Shadows and Blur Part 2 — Maya Deren's Meshes of the Afternoon

 
Maya Deren.   Image via www.picsofcelebrities.com

Maya Deren.  
Image via www.picsofcelebrities.com

 

The previous post looked at Jun'ichirō Tanizaki’s In Praise of Shadows, which explores the role of shadows in traditional Japanese architecture.  Near the end of the book, he identifies an analogous principle in literature:

“One of the oldest and most deeply ingrained of Japanese attitudes to literary style holds that too obvious a structure is a contrivance, that too orderly an exposition falsifies the ruminations of the heart, that the truest representation of the searching mind is just to “follow the brush.”  Indeed, it would not be far wrong to say that the narrative technique we call “stream of consciousness” has an ancient history in Japanese letters.  It is not that Japanese writers have been ignorant of the powers of concision and articulation.  Rather, they have felt that certain subjects — the vicissitudes of the emotions, the fleeting perceptions of the mind — are best couched in a style that conveys something of the uncertainty of the mental process and not just its neatly packaged conclusions.”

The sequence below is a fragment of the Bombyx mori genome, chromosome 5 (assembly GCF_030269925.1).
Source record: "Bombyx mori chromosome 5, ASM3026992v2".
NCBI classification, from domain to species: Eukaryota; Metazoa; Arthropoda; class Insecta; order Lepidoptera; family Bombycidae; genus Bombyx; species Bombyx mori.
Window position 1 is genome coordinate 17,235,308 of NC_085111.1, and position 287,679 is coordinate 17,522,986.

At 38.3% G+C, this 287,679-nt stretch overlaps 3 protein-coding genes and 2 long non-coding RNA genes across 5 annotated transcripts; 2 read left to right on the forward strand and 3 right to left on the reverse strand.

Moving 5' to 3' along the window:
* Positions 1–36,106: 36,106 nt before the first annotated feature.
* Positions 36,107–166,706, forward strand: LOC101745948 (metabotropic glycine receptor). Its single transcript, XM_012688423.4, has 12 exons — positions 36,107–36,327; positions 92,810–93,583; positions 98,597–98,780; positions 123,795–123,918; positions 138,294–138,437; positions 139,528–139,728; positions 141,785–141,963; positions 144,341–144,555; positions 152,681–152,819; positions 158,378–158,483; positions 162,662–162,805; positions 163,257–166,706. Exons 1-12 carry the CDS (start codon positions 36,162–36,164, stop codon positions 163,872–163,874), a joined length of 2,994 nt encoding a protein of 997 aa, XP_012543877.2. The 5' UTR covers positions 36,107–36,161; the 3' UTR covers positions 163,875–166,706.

In Praise of Shadows, p. 45

(Translated by Thomas J. Harper and Edward G. Seidensticker)

Maya Deren’s Meshes of the Afternoon provides a great example of art that conveys such mental uncertainty, and it employs shadows of light and of mind. 

(If for some reason the video does not play, you can see it here)

It’s worth noting two things about the film:

1.  The imagery is perfectly clear.  The composition of the scenes are such that we know what we are seeing at all points.   

2.  Because of this clarity, we are abled to discern a strange, shadowed logic.  We can read the various narrative leaps and gaps not as some mistake on our part as viewers, but as questions raised by the film, a clearly articulated riddle. 

Sometimes, a writing student will produce a piece of writing about an uncertain moment, and when pressed, explain that the writing is uncertain because the character on the page is uncertain.  This fails to note the distinction between an uncertain portrait and a portrait of uncertainty.

To employ the use of shadows, whether the literal shadows Tanizaki wrote of when describing the Sumiya Teahouse or the metaphorical ones that create mental uncertainty, is not to eschew clarity.  Deren’s film provides and example of art that renders unknowing with arresting clarity.


Thank you for reading.